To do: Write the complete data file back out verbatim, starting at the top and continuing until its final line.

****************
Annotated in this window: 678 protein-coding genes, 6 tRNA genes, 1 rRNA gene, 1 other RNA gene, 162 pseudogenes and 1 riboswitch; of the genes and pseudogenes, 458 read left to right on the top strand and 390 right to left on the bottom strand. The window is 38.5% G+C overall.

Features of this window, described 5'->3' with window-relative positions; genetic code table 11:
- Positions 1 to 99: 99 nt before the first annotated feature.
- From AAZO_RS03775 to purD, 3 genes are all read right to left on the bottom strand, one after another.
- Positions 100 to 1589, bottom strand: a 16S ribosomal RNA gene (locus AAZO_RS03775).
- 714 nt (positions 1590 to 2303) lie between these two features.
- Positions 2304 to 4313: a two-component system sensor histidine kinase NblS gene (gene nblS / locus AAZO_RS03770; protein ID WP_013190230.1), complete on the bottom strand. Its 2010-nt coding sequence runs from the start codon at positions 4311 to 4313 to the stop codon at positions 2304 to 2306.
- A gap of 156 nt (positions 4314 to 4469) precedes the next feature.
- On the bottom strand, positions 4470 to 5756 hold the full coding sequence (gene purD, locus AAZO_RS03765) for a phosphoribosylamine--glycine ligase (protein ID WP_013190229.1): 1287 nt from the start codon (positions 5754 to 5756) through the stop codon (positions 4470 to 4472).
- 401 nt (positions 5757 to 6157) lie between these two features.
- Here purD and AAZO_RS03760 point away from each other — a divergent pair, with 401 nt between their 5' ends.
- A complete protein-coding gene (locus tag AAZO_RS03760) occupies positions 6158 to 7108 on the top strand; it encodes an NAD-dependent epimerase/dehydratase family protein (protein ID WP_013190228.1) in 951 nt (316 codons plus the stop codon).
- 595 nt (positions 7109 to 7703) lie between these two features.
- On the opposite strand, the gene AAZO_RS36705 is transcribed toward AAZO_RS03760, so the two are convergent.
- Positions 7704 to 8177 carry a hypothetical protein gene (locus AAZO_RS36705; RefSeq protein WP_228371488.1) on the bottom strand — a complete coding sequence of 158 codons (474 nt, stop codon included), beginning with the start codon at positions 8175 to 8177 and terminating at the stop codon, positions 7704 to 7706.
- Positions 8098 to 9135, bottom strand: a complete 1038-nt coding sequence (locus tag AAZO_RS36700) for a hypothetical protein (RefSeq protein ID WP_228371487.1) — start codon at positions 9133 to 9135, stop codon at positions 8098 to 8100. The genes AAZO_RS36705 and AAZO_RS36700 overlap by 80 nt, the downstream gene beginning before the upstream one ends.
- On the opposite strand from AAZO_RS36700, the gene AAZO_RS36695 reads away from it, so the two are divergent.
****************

Annotated in this window: 678 protein-coding genes, 6 tRNA genes, 1 rRNA gene, 1 other RNA gene, 162 pseudogenes and 1 riboswitch; of the genes and pseudogenes, 458 read left to right on the top strand and 390 right to left on the bottom strand. The window is 38.5% G+C overall.

Features of this window, described 5'->3' with window-relative positions; genetic code table 11:
- Positions 1 to 99: 99 nt before the first annotated feature.
- From AAZO_RS03775 to purD, 3 genes are all read right to left on the bottom strand, one after another.
- Positions 100 to 1589, bottom strand: a 16S ribosomal RNA gene (locus AAZO_RS03775).
- 714 nt (positions 1590 to 2303) lie between these two features.
- Positions 2304 to 4313: a two-component system sensor histidine kinase NblS gene (gene nblS / locus AAZO_RS03770; protein ID WP_013190230.1), complete on the bottom strand. Its 2010-nt coding sequence runs from the start codon at positions 4311 to 4313 to the stop codon at positions 2304 to 2306.
- A gap of 156 nt (positions 4314 to 4469) precedes the next feature.
- On the bottom strand, positions 4470 to 5756 hold the full coding sequence (gene purD, locus AAZO_RS03765) for a phosphoribosylamine--glycine ligase (protein ID WP_013190229.1): 1287 nt from the start codon (positions 5754 to 5756) through the stop codon (positions 4470 to 4472).
- 401 nt (positions 5757 to 6157) lie between these two features.
- Here purD and AAZO_RS03760 point away from each other — a divergent pair, with 401 nt between their 5' ends.
- A complete protein-coding gene (locus tag AAZO_RS03760) occupies positions 6158 to 7108 on the top strand; it encodes an NAD-dependent epimerase/dehydratase family protein (protein ID WP_013190228.1) in 951 nt (316 codons plus the stop codon).
- 595 nt (positions 7109 to 7703) lie between these two features.
- On the opposite strand, the gene AAZO_RS36705 is transcribed toward AAZO_RS03760, so the two are convergent.
- Positions 7704 to 8177 carry a hypothetical protein gene (locus AAZO_RS36705; RefSeq protein WP_228371488.1) on the bottom strand — a complete coding sequence of 158 codons (474 nt, stop codon included), beginning with the start codon at positions 8175 to 8177 and terminating at the stop codon, positions 7704 to 7706.
- Positions 8098 to 9135, bottom strand: a complete 1038-nt coding sequence (locus tag AAZO_RS36700) for a hypothetical protein (RefSeq protein ID WP_228371487.1) — start codon at positions 9133 to 9135, stop codon at positions 8098 to 8100. The genes AAZO_RS36705 and AAZO_RS36700 overlap by 80 nt, the downstream gene beginning before the upstream one ends.
- On the opposite strand from AAZO_RS36700, the gene AAZO_RS36695 reads away from it, so the two are divergent.